Monday, I gave a short overview of storytelling using the example of Lego bricks in a bucket. If you missed that, you might want to go back and check it out.
Yesterday, I began my overview of plotting. I’m going to jump right into part two here, so if you haven’t read yesterday’s post, take a minute to do so before coming back, as I’ll be picking up right where I left off.
Rather, I’ll be picking up where the story starts, with thoughts on how to open the story.
With a careful working of push/pull scene building, the simplified three-point plot structure of RISING ACTION, CLIMAX, and RESOLUTION creates a general blueprint for telling your story that nearly all great storytellers throughout the last hundred and fifty years have relied on.
One thing this general blueprint doesn’t show you is how to begin your story.
In writing circles, the event that kicks off your rising action is known as the INCITING INCIDENT. Think of this as the Pearl Harbor moment of your story. Something happens which disrupts the day-to-day lives of your characters. It doesn’t have to be as dramatic as a surprise enemy attack, but it does need to be as important in the lives of your characters.
For example, my current WIP begins when the main character learns that his father has died. This forces my character to return home to the rural community he left years ago and the brothers he abandoned when he made the decision to pursue a different kind of life in New York.
There are many different ways to approach INCITING INCIDENT. Some examples include:
- A car crash.
- A stranger moves to town.
- Loss of a job.
- Landing a job.
- Decision to pursue a dream.
- Decision to abandon a dream.
- Falling in love.
- Falling out of love.
- A wedding.
- A divorce.
- A birth.
- A death.
- A huge failure.
- An unexpected success.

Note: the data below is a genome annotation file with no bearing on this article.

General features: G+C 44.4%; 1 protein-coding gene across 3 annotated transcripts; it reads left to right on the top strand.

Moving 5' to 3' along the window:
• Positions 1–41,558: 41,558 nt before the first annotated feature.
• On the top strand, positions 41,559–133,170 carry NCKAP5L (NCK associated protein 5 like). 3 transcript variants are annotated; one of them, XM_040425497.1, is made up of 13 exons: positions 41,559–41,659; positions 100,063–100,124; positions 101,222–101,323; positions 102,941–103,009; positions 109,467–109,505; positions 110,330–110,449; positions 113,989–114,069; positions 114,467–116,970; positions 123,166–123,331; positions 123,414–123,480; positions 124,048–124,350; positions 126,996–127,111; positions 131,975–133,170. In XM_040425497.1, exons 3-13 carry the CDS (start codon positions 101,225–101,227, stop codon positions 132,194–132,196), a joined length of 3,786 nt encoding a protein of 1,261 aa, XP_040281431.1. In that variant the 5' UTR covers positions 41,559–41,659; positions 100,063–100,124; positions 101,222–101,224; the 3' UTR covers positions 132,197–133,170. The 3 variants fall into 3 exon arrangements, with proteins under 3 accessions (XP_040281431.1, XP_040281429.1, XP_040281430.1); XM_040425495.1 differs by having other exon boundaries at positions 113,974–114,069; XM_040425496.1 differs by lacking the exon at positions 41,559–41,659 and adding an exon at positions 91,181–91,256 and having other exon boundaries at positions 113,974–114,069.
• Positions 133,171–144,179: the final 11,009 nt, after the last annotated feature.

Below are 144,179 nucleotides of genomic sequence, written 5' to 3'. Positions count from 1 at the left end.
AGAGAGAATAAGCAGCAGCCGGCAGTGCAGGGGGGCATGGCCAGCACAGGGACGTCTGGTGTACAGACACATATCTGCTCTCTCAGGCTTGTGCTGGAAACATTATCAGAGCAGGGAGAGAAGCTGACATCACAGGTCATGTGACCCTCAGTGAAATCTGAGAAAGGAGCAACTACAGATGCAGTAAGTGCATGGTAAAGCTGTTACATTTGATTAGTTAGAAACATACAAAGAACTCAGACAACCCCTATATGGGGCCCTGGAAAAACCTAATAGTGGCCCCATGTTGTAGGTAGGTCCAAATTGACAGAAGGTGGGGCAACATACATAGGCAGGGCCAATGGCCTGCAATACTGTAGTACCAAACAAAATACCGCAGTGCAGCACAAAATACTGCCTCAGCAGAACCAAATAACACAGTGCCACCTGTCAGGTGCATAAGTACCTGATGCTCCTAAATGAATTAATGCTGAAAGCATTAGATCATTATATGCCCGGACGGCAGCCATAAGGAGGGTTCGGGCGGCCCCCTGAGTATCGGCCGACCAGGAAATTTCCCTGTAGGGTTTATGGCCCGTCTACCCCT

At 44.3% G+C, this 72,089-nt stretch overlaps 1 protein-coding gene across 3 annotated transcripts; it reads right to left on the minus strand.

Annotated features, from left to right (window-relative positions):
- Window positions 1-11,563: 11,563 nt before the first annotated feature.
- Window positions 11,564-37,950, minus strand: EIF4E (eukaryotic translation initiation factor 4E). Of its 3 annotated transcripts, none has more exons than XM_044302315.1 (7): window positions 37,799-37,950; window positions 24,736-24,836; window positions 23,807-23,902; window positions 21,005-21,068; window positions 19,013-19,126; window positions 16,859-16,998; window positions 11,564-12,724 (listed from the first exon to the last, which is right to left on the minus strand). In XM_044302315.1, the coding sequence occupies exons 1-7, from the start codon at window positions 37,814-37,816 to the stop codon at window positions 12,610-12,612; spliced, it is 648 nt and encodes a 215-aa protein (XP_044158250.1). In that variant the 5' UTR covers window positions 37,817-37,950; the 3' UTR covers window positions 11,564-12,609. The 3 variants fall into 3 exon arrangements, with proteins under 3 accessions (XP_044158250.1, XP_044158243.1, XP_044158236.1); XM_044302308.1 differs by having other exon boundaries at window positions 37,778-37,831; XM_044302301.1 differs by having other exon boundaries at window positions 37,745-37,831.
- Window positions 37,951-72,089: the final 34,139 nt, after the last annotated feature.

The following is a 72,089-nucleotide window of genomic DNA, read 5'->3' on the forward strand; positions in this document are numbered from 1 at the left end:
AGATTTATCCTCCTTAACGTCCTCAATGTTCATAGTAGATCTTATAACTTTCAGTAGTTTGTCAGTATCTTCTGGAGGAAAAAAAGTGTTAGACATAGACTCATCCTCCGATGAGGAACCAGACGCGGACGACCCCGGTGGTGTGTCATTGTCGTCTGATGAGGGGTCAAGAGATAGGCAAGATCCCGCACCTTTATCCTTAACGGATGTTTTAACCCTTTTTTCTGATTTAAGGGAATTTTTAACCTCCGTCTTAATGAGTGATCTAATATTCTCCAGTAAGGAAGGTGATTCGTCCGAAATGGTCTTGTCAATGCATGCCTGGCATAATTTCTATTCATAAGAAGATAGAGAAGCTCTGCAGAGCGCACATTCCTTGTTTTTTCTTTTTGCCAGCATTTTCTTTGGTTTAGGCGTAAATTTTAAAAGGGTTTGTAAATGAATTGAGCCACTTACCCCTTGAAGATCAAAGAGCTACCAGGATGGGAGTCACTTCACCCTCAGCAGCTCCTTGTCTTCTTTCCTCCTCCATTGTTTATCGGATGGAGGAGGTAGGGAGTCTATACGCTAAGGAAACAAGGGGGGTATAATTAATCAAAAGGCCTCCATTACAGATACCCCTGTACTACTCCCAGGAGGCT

The only thing your inciting incident must do is leave the future uncertain for your characters. The events don’t even have to be important to your reader, as long as they create enough disruption to provoke uncertainty in the reader’s mind.
Many writers chose to put the inciting incident at the beginning of their story. However, it doesn’t have to be. Some writers begin their story with exposition, showing the day-to-day life of their characters, or demonstrating some other aspect of their characters’ lives.
Take, for example, the film RAIDERS OF THE LOST ARK. The movie begins with the hero, Indiana Jones, searching for a fertility idol in a Chachapoyan tomb. For the first fifteen minutes of the movie, we follow Indiana Jones through a booby-trapped temple, watch him narrowly escape death time and again, see him betrayed by his sidekick and ultimately defeated by a rival adventurer, and watch him narrowly escape to fight another day. Almost nothing in this opening sequence, save for the rival who appears later on, has anything to do with the main plot. The inciting incident occurs nearly twenty-minutes into the film, when government agents request that Jones recover the Biblical Ark of the Covenant before Hitler’s archeologists do.
In book terms, this puts the inciting incident nearly one sixth of the way into the story. 20k words in for a 120k book. And it works, if only because this introduction was itself a story, tied in with the larger story by the introduction of the main rival.
Contrast this with the way Shirley Jackson’s inciting incident unfolds in THE HAUNTING OF HILL HOUSE. Jackson begins with a bit of exposition introducing us to the haunted house, and then the inciting incident comes a few pages later when the main character, Elanor, steals her late mother’s car from her sister to travel to the house. Almost from the very beginning, we’re faced with the inciting incident and thrown into the rising action of the story.